(HealthDay News) — For patients with Merkel cell carcinoma (MCC), predictors of recurrence and survival have been identified which may help to inform diagnostic and therapeutic management, according to a study published online May 7 in JAMA Dermatology.

Maryam M. Asgari, M.D., M.P.H., from Kaiser Permanente Northern California in Oakland, and colleagues characterized MCC and analyzed predictors of disease recurrence and survival in a cohort study involving 218 patients with MCC. Patients were followed from Jan. 1, 1995, through Dec. 31, 2009.

The researchers found that tumor extent (local, regional, and distant) remained significantly associated with all outcomes, after adjustment for host, tumor, diagnostic, and treatment variables. There was a correlation between immunosuppression and higher MCC-specific mortality (adjusted hazard ratio [aHR], 4.9). Unknown primary site correlated with a reduced risk for distant metastasis (aHR, 0.1) and with improved survival (aHR, 0.4). A lower risk of metastasis (aHR, 0.2) and improved survival were seen in association with pathological nodal evaluation. The risk of locoregional recurrence was reduced with radiation treatment (aHR, 0.3), while chemotherapy was not associated with any change in outcomes.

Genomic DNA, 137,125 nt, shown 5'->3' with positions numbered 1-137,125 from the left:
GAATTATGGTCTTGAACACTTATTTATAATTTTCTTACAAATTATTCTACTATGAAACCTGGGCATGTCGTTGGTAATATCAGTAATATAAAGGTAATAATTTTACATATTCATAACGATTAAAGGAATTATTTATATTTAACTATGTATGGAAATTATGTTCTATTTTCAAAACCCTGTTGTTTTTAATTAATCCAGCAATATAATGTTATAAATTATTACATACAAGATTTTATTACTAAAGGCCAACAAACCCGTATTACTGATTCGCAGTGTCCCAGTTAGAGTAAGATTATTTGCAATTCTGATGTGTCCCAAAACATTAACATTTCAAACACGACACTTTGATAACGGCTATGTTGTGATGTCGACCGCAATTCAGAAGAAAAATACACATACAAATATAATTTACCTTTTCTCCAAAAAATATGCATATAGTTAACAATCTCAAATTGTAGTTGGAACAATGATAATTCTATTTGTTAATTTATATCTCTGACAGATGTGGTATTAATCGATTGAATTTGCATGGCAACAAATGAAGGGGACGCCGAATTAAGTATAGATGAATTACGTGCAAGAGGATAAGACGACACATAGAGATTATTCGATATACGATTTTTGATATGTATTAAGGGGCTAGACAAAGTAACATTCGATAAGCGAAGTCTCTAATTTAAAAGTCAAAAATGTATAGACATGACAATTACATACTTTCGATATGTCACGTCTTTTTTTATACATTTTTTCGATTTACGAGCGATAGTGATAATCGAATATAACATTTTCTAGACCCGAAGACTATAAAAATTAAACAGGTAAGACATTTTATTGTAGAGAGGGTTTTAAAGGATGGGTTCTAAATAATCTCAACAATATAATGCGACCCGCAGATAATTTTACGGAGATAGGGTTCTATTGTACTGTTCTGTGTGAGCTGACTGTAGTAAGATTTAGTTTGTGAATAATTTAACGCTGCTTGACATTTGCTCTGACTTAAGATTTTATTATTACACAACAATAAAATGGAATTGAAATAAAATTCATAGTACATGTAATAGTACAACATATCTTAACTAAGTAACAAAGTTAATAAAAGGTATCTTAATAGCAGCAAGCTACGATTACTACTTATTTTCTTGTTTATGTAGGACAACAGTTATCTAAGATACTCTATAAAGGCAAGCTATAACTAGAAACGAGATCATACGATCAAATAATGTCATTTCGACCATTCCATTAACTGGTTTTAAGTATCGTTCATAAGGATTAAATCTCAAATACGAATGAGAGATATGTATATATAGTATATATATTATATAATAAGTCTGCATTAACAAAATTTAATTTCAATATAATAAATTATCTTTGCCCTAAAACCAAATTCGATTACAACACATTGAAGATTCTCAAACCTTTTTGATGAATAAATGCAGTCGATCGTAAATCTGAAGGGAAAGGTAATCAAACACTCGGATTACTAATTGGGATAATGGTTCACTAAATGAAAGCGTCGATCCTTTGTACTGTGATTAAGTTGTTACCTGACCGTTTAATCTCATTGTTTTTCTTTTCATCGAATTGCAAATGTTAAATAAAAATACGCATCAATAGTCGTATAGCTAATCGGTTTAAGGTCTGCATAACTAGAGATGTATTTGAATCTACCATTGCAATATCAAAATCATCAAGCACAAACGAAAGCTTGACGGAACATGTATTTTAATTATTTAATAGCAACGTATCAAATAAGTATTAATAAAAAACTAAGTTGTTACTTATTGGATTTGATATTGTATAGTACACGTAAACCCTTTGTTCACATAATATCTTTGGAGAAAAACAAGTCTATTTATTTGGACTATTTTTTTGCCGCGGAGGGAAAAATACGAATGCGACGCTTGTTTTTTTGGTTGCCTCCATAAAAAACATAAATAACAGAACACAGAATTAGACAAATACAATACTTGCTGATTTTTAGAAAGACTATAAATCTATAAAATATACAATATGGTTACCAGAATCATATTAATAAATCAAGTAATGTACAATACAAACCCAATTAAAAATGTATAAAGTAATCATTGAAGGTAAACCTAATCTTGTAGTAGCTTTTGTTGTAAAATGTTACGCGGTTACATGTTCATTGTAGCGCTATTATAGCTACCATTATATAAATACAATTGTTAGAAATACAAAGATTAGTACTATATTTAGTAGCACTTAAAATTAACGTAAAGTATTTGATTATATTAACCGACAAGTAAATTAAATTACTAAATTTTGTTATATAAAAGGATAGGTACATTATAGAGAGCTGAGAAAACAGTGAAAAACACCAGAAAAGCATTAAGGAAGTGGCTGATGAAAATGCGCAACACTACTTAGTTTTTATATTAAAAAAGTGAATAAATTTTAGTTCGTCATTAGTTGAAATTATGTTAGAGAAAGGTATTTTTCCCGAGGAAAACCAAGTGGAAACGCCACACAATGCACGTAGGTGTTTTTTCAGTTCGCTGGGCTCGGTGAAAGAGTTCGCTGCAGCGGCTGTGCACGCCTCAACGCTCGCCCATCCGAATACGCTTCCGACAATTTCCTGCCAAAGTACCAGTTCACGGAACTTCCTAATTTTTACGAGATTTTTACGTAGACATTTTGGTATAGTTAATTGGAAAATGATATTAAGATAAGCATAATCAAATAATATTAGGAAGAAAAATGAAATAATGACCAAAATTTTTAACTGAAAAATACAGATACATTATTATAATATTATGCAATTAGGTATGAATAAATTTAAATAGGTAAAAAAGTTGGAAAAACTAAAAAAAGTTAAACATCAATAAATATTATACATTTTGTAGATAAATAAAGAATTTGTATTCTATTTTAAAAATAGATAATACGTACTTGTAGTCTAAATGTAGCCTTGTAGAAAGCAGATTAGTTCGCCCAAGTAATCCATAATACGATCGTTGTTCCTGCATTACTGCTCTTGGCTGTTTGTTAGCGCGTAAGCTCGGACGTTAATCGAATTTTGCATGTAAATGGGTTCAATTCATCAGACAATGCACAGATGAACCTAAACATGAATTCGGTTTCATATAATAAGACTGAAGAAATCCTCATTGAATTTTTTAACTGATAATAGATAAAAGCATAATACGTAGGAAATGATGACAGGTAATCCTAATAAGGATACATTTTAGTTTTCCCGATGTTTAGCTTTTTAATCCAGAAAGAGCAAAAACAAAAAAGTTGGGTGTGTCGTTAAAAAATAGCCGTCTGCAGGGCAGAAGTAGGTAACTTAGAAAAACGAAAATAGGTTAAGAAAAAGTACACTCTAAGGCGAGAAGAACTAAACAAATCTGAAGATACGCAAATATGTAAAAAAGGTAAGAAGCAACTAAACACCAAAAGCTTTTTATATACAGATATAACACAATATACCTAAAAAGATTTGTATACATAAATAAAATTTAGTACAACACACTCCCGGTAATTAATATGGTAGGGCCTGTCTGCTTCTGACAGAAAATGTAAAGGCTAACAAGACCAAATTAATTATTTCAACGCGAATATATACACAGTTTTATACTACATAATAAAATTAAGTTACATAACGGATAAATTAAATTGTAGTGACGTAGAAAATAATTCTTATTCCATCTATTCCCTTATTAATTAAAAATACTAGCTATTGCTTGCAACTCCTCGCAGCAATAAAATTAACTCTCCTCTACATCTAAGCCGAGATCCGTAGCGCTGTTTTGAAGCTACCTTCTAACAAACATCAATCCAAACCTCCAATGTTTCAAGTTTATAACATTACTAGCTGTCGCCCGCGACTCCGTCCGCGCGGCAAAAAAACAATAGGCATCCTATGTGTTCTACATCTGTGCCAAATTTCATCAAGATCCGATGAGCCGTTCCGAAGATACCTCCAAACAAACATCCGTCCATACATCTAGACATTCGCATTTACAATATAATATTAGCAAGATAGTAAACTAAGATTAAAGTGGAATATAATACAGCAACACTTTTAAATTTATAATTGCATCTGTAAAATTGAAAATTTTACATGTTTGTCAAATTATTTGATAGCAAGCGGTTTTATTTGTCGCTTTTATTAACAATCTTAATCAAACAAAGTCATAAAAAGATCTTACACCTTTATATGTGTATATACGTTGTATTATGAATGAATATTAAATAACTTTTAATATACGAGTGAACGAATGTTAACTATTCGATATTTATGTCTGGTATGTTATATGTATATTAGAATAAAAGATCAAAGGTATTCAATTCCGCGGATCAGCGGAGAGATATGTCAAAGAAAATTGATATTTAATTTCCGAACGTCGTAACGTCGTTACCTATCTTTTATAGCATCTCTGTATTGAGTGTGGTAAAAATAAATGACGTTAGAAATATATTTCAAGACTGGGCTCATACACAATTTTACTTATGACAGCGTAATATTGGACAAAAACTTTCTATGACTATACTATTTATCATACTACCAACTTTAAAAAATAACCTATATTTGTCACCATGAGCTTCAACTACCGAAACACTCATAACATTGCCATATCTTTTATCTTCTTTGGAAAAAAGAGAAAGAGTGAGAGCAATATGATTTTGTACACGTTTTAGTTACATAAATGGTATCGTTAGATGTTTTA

“Tumor site and extent, results of pathologic nodal evaluation, and the presence of radiation treatment were associated with MCC recurrence,” the authors write. “Our findings may help to inform diagnostic and therapeutic management of MCCs.”

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One author disclosed financial ties to the pharmaceutical industry.

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